women's winter coatsStylish Cold Weather Clothing
Dress warmly with style in winter

Practical ideas to apply when choosing winter fashions, how to ensure that your winter style doesn't leave you cold.

Looking good in cold conditions calls for a focus on style rather than fashion, style is timeless and lends itself to purpose as well as simple appearances.

There are a number of  aspects to dressing effectively for the cold, fabrics and materials, garment design, how items integrate with other garments, and how well they trap air that you then warm up. Air is the real insulator, losing warmed-up air makes you cold. Effective design elements in winter clothing help to to retain that valuable warmth.

fashion winter bootsThings to help you stay warm

Footwear - Boots are always warmer than shoes, as they cover up the ankles too. Boots provide an opportunity to spice up an outfit becoming a feature in themselves.

A thick sole is vital in cold weather as you can lose a lot of heat downwards, man-made materials give better insulation than leather. Recent innovations mean that it is now possible to get stylish boots that are seriously warm in well below freezing temperatures.
Winter boots - Women's   Men's

insulating insolesThermal insoles - Less insulating footwear can be helped with thermal insoles at little cost, they are invisible in terms of your outfit adding extra practicality to any shoes or boots, they are no substitute for proper winter footwear however.
Thermal insoles

Outer layer, coats and jackets - there are an awful lot of very good looking stylish winter coats that are not very good at keeping you warm. It's not just about the material, design matters too.

  • Avoid open fronts - a deep front V is never going to be good at keeping the warmth in, even if you use a scarf. A coat that fastens to the top under the neck (or even better to under the chin) is going to be far more effective, turn-up collars are good at keeping the wind out.

  • women's fashion winter coatsFastenings down the front - A zip is the most effective closure. 1 or 2 buttons isn't going to work well, you need good closures at least down to the waist, where it's useful to have...

  • A cinch point at the waist or hips - Good closures and close fittings at the neck along with a closure lower down the body creates a zone from the collar to the waist or hips where warmed air can be trapped and not leak or pump out with movement, this is a good thing. This can be a belt or an internal drawcord at the waist or hem, failing this, the garment should fit close to the body and not too loose (though allow space for extra layers underneath as required).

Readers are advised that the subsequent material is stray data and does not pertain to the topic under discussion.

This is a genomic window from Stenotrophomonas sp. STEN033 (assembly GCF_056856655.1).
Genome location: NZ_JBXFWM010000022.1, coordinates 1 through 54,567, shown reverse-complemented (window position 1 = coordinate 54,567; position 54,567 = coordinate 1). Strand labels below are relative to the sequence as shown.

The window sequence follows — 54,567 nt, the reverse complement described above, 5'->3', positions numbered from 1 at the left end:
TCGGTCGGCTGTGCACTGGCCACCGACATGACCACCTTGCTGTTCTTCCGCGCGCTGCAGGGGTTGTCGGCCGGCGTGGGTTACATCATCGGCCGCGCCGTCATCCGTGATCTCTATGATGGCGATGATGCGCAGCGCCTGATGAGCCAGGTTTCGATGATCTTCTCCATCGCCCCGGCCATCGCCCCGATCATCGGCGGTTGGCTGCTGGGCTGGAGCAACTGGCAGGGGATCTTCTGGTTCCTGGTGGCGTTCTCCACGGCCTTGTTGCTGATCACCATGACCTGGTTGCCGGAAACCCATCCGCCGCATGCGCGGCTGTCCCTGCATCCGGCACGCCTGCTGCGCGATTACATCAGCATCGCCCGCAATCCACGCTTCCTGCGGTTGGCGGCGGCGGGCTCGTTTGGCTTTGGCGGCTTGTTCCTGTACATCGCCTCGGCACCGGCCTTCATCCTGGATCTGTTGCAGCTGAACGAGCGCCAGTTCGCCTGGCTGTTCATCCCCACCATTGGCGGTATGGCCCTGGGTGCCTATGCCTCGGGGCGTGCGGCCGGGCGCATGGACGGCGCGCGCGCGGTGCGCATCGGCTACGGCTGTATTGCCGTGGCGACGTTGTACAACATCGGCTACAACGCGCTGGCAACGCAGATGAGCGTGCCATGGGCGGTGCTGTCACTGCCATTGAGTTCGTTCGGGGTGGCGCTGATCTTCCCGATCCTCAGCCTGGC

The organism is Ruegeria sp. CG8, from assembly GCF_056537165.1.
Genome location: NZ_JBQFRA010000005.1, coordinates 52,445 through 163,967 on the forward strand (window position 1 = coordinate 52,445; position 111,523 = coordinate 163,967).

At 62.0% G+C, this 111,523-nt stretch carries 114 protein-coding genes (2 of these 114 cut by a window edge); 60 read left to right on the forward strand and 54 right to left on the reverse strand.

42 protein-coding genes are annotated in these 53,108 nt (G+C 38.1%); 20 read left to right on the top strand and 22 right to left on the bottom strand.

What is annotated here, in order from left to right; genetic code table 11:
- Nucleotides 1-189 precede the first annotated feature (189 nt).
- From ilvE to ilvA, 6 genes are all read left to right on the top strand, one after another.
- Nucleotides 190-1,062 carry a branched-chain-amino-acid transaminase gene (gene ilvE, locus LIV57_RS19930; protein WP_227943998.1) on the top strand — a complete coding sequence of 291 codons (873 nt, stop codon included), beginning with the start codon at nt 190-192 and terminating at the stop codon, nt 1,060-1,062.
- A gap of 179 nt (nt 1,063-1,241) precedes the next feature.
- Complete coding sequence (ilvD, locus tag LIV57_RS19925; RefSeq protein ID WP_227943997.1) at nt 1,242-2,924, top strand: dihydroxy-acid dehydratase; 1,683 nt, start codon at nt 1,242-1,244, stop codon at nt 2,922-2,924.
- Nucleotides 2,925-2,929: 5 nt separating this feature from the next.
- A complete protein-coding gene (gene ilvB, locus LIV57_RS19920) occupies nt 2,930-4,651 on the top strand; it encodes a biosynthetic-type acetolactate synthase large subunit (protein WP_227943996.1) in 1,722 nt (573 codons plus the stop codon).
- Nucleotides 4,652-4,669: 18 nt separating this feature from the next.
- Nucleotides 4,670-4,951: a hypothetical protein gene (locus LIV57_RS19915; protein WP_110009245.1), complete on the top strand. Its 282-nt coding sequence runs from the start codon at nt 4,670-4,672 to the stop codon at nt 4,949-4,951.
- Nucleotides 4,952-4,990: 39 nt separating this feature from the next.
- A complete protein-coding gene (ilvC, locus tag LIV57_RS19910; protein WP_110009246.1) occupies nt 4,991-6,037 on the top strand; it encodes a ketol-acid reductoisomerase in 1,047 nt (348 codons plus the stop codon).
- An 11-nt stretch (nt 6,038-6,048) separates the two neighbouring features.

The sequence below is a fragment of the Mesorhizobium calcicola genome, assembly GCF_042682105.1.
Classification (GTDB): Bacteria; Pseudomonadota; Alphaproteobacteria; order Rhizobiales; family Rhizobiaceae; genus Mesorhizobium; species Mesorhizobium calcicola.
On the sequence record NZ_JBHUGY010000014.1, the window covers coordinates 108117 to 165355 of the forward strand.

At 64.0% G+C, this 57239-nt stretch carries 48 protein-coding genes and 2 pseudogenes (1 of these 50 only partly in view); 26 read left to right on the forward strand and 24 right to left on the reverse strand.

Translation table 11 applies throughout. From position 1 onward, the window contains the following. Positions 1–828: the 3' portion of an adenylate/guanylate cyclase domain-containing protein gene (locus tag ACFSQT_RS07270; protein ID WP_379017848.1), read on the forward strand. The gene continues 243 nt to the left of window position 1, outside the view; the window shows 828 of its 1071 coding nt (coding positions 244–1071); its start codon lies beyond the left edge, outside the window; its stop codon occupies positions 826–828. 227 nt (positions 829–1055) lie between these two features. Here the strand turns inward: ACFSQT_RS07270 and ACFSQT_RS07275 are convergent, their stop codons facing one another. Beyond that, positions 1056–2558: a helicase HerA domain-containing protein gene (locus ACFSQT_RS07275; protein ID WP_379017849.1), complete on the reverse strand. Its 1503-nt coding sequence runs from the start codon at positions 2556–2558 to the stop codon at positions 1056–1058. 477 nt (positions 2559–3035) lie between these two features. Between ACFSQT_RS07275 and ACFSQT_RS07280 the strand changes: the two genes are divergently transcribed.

Winter coats - Women's   Men's

Midlayer - Pants - The legs are too often ignored in cold weather, despite the time and effort given to coats and boots, many people just end up wearing similar things to the rest of the year with little or no concession to the weather despite the fact there is usually just one layer over them even when outdoors.

Pants are warmer than a dress or skirt, tight fitting isn't good, a little loose is always better for retaining the warmth and not constricting circulation. Heavier material is better (obviously) wool or wool mix is warmer and cotton is generally a bad choice other than moleskin (standard Antarctic issue with a very pleasingly soft texture) or unless they are fleece lined.
Wool pants - Women's   Men's   Moleskin - Women's   Men's

Midlayer - Tops - men's warm sweatersUnder your favorite outer coat when it's cold, or as an outer layer itself in not so cold, calm and dry conditions, there are many options for different weather conditions and endless choices within those options.

Knits - Wool is the best insulator and is best for warmth, merino is an increasingly popular very soft option. Part or full cashmere adds extra comfort and luxury, though such garments tend to be quite lightweight.
Women's   Men's

Traditional over shirt - A heavyweight long sleeved shirt to go over your base layer, very practical and versatile.
Women's   Men's

Vest / Gilet - Over a sweater, jacket or thick shirt. Surprisingly effective despite the lack of sleeves and good for freedom of movement if you are doing something at all active.
Women's   Men's

Foundation layer - The base layer next to the skin has two jobs, the obvious one of keeping you warm and the less obvious (and slightly icky) one of wicking sweat away from your skin so keeping you dry, comfortable and also warmer too.

Merino wool - The gold standard of thermal underwear. Wool from merino sheep, a soft, fine naturally odor resistant organic product.
Women's   Men's

Silk - in a complimentary or contrasting color if visible, can provide good warmth.
Women's  Men's

women's fashion coatThings to avoid if you want to stay warm

Thinly insulated regions and bare skin - You lose heat quickest through the least insulated part, 4 layers on your top does not make up for 1 layer on the bottom, and bare legs are even worse. Your legs might not feel especially cold, but they will be making your whole body colder by radiating heat, improve your leg insulation and you'll be able to lose at least one of the upper layers.

Close fitting pants

close fitting inner layers = good
close fitting outer layers = bad

...those figure hugging skinny jeans you just know you look so good in are going to make you colder than the slightly looser pair that you could wear instead.

Don't be fooled by long loose coats - stylish but frequently not fastened very far below waist level and often with a large vent at the back, which means that they are going to be little more insulating than a short jacket.